The tiny footsteps of my 6-year-old daughter greet me in the living room after putting her to bed over an hour ago. As I turn around to offer her a hug, I see dried tears on her cheeks. She tentatively crawls up onto my lap.


“Yes sweet pea?”

Her voice starts to waver as she leans forward to whisper into my ear.

“Are all of my friends… dead?”

Tears begin streaming down her face.

I pull her close and reassure her that her friends are alive and healthy, and that we are all missing our friends right now. She allows herself to feel sad in my arms, and then we put a plan together to call one of her friends in the morning after breakfast.

I walk her up to her room, tuck her in, give her kisses and hugs, and gently close the door as we share “I love yous.”

Image by StockSnap from Pixabay

If I have learned anything over the past few weeks, it’s that social isolation, fear and mortality are only a few consequences of the COVID-19 pandemic. Between economic panic, skyrocketing coronavirus cases, State lockdowns, travel bans, and worldwide panic, we are all experiencing some form of trauma, grief or anxiety, unlike our world has ever seen. This hopefully once-in-a-lifetime crisis, will affect every aspect of human life, and it is affecting our children and teens the hardest.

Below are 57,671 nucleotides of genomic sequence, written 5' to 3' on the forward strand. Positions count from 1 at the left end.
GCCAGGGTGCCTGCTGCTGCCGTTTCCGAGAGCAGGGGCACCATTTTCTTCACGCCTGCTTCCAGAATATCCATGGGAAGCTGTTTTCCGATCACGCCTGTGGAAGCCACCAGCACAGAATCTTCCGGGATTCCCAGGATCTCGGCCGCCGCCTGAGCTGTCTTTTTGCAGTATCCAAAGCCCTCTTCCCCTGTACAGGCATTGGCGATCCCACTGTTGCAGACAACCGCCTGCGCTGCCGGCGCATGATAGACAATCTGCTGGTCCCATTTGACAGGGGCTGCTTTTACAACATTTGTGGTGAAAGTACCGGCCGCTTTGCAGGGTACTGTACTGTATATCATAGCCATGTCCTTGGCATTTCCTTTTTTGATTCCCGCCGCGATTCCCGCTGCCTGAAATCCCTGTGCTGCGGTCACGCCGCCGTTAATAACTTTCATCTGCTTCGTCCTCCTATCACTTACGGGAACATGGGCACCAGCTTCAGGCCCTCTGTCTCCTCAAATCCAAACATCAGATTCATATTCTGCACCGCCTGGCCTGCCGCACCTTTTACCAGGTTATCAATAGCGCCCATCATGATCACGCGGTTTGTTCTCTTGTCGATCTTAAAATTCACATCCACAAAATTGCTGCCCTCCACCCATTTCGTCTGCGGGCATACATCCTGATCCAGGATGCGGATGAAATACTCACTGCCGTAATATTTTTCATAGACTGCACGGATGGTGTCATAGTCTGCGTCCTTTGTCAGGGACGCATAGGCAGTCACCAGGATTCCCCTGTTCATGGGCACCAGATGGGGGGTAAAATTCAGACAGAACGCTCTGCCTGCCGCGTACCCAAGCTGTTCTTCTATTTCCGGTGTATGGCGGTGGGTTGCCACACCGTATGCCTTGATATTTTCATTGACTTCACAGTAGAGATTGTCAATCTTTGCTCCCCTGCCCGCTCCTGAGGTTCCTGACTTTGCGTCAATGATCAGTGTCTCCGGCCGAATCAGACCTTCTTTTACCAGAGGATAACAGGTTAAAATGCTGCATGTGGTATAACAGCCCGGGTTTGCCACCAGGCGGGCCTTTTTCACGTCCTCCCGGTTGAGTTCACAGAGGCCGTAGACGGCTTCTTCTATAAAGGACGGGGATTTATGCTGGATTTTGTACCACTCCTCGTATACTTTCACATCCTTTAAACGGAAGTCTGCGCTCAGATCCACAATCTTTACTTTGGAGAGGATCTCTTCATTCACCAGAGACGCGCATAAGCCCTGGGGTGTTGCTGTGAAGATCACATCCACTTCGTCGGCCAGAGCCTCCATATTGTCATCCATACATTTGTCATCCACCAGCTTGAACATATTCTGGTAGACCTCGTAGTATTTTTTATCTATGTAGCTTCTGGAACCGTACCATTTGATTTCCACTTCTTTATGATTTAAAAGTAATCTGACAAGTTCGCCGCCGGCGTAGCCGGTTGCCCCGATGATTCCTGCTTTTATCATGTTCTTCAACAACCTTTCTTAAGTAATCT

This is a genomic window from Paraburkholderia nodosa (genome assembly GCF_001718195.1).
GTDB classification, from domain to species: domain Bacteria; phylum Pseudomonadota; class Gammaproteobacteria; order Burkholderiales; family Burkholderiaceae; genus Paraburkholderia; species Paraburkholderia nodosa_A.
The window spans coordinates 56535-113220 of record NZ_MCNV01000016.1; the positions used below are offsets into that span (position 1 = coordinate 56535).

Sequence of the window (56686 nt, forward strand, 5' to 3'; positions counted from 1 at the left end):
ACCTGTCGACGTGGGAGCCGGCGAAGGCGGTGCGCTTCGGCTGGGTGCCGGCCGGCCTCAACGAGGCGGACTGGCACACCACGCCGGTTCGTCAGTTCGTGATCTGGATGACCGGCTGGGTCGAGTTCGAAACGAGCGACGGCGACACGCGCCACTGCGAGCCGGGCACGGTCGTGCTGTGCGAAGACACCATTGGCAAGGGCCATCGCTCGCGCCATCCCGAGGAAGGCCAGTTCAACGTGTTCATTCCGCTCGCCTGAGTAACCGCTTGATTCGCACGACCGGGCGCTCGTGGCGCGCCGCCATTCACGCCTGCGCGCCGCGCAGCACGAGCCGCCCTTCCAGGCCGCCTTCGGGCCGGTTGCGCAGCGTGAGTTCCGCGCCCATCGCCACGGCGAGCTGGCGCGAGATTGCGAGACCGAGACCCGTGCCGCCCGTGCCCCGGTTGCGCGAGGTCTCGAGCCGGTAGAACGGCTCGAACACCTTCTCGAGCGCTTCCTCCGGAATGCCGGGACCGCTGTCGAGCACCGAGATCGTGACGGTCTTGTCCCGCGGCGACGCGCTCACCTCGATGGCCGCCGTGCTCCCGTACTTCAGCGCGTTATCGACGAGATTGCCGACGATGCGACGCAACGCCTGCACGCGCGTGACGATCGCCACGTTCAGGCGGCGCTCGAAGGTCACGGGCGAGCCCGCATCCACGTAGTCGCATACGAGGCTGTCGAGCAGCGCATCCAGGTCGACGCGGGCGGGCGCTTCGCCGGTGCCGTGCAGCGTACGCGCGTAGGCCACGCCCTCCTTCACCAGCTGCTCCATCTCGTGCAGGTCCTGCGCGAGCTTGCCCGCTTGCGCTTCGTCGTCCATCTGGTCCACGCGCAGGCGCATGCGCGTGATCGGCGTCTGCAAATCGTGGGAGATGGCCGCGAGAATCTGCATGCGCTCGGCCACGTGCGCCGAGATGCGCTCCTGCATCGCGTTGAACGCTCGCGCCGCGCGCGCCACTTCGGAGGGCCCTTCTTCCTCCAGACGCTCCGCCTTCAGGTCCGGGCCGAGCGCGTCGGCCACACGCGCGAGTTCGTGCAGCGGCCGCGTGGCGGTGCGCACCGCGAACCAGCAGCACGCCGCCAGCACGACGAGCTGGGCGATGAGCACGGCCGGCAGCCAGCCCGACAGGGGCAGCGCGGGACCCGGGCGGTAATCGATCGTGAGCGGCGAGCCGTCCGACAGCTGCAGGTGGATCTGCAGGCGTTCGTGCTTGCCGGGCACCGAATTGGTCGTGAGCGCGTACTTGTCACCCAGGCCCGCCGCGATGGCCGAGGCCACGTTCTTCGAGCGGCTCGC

For children, lengthy social-distancing will mean profound separation from friends, teachers and close relatives. All the FaceTime in the world cannot replace a warm embrace from their closet friend, or a game of tag on the playground. Developmentally, school is the main source of socialization and structure for children, especially teens. During social distancing, our children are missing out.

For most parents having to juggle e-learning, working from home, and virtual extracurricular classes, it can feel overwhelming trying to juggle everything, let alone our own children’s emotions. However, as parents and caregivers, we have the unique responsibility, and opportunity, to support our children through this difficult time.